8. After Sarah's accident, Bob uses his cell phone at least once while driving in the car with Sarah and their kids. Why do you think he does that? Do we sometimes make exceptions for ourselves and do something unhealthy or risky in the interest of saving time or getting more done (like texting or using a cell phone while driving) even when we know it is dangerous? Why do you think that is?
9. At one point Bob argues that he doesn't think Vermont is a place to live full time when they are young. He sees it as a place to spend their retirement. Do you agree? What are the benefits of living and raising a family in a suburban setting versus a rural one?
10.Which character do you identify with the most? Which the least? Who is your favorite?
11.Is Sarah's mother's response to Nate's death understandable or unreasonable?
12.What did Sarah miss out on by having such a withdrawn mother? If her mother had been more available, do you think Sarah would be as high achieving?
13.Sarah's trauma gives her a chance to reconnect with her estranged mother. Why is it so hard for Sarah to forgive her mother?
14.Can working mothers really have it all—a successful career, well-adjusted children, a great marriage, a sense of well-being, and personal happiness? Or is that a myth? Does something always have to give?
15.Sarah's work/life balance before her disability is weighted toward work, whereas after it is weighted toward her family. How would you categorize your own work-life balance? Does Left Neglected make you reconsider any of your career decisions?
16.The back cover states that the novel is "about what we ignore and neglect in ourselves, in our families, and in the world around us." What do you think you are neglecting in your life? Yourself? Your relationships? Your home? Your job? life.
Sarah Nickerson is like any other career-driven supermom in Welmont, the affluent Boston suburb where she leads a hectic but charmed life with her husband Bob, faithful nanny, and three children—Lucy, Charlie, and nine-month-old Linus.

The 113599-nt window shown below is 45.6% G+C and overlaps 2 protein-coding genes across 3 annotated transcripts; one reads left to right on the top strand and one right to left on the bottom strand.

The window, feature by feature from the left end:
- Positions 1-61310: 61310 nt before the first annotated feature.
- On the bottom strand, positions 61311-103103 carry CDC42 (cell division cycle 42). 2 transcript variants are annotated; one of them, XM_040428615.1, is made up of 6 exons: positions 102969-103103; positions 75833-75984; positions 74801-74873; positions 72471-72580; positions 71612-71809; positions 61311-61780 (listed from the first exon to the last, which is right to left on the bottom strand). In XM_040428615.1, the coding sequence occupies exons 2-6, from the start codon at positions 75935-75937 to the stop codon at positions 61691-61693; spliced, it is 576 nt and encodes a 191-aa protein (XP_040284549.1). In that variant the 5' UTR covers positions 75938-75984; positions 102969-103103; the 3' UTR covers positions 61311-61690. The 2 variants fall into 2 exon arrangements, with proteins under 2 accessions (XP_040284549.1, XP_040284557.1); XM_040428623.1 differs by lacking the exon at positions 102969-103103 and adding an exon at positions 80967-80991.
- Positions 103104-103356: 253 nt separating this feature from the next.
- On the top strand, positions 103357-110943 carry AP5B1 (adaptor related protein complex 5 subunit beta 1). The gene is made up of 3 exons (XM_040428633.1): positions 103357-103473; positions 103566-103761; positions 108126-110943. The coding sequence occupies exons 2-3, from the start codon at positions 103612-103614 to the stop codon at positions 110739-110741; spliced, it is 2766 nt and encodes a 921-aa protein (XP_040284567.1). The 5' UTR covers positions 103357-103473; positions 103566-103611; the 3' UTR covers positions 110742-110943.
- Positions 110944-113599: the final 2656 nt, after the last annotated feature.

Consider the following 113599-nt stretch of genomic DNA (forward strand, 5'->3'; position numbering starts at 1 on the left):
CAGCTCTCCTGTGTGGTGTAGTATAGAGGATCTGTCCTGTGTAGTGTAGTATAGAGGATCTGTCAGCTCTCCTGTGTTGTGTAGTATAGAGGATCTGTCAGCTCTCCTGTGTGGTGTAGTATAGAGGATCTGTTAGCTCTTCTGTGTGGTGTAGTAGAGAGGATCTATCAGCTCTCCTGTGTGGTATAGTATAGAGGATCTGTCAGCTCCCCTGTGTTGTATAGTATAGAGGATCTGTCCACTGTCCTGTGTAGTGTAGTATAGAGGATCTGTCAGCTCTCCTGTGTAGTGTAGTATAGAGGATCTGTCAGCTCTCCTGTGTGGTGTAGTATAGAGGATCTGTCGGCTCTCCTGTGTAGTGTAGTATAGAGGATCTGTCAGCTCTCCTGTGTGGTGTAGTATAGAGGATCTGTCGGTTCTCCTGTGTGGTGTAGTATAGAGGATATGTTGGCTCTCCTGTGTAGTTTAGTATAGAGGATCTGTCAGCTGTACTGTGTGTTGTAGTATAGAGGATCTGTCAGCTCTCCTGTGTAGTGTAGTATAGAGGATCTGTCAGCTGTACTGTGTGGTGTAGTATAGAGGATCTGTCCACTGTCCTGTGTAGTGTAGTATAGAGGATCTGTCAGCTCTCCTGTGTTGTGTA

Between recruiting the best and brightest minds as the vice president of human resources at Berkley Consulting; shuttling the kids to soccer, day care, and piano lessons; convincing her son's teacher that he may not, in fact, have ADD; and making it home in time for dinner, it's a wonder this over-scheduled, over-achieving Harvard graduate has time to breathe.
A self-confessed balloon about to burst, Sarah miraculously manages every minute of her life like an air traffic controller. Until one fateful day, while driving to work and trying to make a phone call, she looks away from the road for one second too long. In the blink of an eye, all the rapidly moving parts of her jam-packed life come to a screeching halt.
A traumatic brain injury completely erases the left side of her world, and for once, Sarah relinquishes control to those around her, including her formerly absent mother. Without the ability to even floss her own teeth, she struggles to find answers about her past and her uncertain future.
Now, as she wills herself to regain her independence and heal, Sarah must learn that her real destiny—her new, true life—may in fact lie far from the world of conference calls and spreadsheets. And that a happiness and peace greater than all the success in the world is close within reach, if only she slows down long enough to notice.